The Rev Chew Hock Hin: A great evangelist

At the memorial service, Bishop Emeritus Dr T. R. Doraisamy described the Rev Chew’s theology as a “dynamic Christology”.

“Tuhan”, “Shorga”, “Mengikut Isa”. These words reverberated through the sanctuary of the Malacca Straits Chinese Methodist Church to the Rev Chew Hock Hin preach (Malacca SCMC) as I sat listening to the Nonyas and Babas in the congregation. In the late 1940s and early 1950s, I had accompanied my parents to the Sunday Services in Malay as my mother could only understand Hokkien and Malay.Those were the words which echoed in my mind as I reflected on the late Rev Chew’s preaching, which gave me my first impressions of him.

Mr Chew Hock Hin (CHH) was born on November 29, 1900, the youngest son and second-youngest child among eight brothers and four sisters. His father was a wealthy businessman and his parents were staunch Buddhists.

In his personal testimony “How I Became a Christian”, the Rev Chew wrote that as a child, he had been taught to say Buddhist prayers every day and was entrusted with the daily family worship which he carried out conscientiously”. In spite of his parents’ praise for his religious zeal, he “felt an inexplicable inward discontent”.

One Sunday morning, he was guided by the Holy Spirit to Fort Canning Rise where he heard singing coming from the Anglo-Chinese School Chapel. Hesitant at first, he heard an “Inner Voice” urging him to enter the Chapel. There, he was given a copy of the New Testament. The moment his hands held the NT he felt extremely happy. “I was convinced that This Book was a Divine Book.”

After enduring persecution, including being driven out of his home by his father (subsequently to be reconciled), CHH was baptised by the Rev Goh Hood Keng. CHH gave up a lucrative career in commerce to become a full-time Methodist pastor. In essence, he moved from his father’s business to his (heavenly) Father’s Business.

The Rev Chew had a great charismatic personality. He started preaching to the Peranakan in Singapore on Pentecost Sunday, May 15, 1932; he also did pioneering work among the unevangelised Peranakans in the Geylang district and its surrounds. This laid the foundation for the Geylang Straits Chinese Methodist Church, the forerunner of Pentecost Methodist Church.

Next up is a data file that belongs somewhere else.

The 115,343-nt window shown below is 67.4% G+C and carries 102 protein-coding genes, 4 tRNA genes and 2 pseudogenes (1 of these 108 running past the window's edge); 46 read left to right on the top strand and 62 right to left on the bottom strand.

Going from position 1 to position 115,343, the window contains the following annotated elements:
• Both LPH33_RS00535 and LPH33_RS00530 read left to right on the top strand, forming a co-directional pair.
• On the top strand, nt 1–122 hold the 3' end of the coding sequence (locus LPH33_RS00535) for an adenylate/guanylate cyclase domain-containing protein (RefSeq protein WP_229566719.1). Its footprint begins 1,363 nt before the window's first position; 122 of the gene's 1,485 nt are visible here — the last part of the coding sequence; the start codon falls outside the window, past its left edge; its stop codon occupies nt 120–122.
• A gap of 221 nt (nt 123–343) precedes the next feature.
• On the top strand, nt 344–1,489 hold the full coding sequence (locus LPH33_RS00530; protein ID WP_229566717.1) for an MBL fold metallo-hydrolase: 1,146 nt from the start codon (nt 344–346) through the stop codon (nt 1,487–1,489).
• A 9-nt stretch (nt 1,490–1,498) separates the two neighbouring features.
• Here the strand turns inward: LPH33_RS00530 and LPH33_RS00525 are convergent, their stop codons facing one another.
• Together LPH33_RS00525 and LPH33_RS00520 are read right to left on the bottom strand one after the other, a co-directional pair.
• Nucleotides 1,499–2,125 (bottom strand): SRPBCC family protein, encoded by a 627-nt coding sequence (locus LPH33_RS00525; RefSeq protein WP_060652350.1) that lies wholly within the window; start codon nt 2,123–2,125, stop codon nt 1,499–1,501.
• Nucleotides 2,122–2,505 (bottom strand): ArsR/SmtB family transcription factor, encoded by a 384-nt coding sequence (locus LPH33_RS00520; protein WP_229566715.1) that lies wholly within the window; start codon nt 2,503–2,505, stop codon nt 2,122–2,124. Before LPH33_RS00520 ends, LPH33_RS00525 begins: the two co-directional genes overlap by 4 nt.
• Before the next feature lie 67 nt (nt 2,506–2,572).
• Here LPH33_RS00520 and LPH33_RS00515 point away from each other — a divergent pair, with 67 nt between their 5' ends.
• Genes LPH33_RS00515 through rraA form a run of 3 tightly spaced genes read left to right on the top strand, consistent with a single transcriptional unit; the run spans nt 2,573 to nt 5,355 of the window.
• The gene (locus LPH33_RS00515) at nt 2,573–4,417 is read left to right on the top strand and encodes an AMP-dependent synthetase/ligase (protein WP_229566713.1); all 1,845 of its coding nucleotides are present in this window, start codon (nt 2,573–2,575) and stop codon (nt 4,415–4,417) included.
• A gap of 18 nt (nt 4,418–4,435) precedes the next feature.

In 1934, the Rev Chew was appointed pastor of Paya Lebar Methodist Church (PLMC). He brought many to accept Christ through his evangelistic outreach. He spearheaded the building project and raised funds from his congregation as well as from well-wishers from all walks of life in Singapore, Malaya and Medan. Through his faithful labour, PLMC was dedicated on May 8, 1938. A year later, he started a preaching point, the Malacca SCMC, under local preacher Mr Low Kway Song.

The Rev Chew was in great demand as a speaker by churches in South-East Asia. Even when he was on holiday with his family in Cameron Highlands,
he held services in the social hall of the hotel. Also in Batavia (Jakarta), while on vacation, he preached and made converts of: An avowed anti-Christian, a dying woman whose life was prolonged, non- Christians at an elderly Christian’s wake, and the parents and siblings of a Christian girl who had passed away.

When World War II broke out, the Rev Chew braved shells and bombs to visit his parishioners. He accommodated some of their families in his home. His younger son, Mr Chew Chin Jin, recounted how his father helped evacuate 72 persons to a house in Trinity Theological College in Mount Sophia.

On February 15, 1942, the first day of the Lunar New Year, the Rev Chew held a Thanksgiving Service in the chapel of the house. While they were praying, Japanese bombs fell on the dormitories within the house. By God’s grace, not a single person was hurt as everyone was in the chapel praying.

Soon after the Japanese surrender, the Rev Chew continued his visits to Malacca to preach to his Peranakan flock. During one of these, he visited my father in the General Hospital. My father had been in coma for a week, suffering from meningitis. At that time, the only antibiotics available were penicillin and sulphonamides.

The Rev Chew knelt and prayed fervently and passionately for my father’s recovery. Before he left my father’s bedside, he planted in my family’s mind the following verse from Matthew 19:26 – “With God all things are possible.” That night, my father was observed to stir a little, and after a few days he regained consciousness. Within a month he recovered fully and went back to work.

The Rev Chew was called Home to be with his Lord on November 27, 1978. At the memorial service, Bishop Emeritus Dr T. R. Doraisamy described the Rev Chew’s theology as a “dynamic Christology”.

“It was event-centred,” he told mourners, “because the saving event of the birth, the life, the resurrection, the ascension and the presence were always emphasised. If there was a preacher filled with the Holy Spirit to the point of demonstrable manifestation it was he.”

Photo courtesy of The Methodist Church Archives, Singapore

Dr Tong Hoo Ing  contributes to the Methodist Message as a volunteer writer. A retired neurologist, he also volunteers with the Bethany Methodist Nursing Home. He worships at Wesley Methodist Church.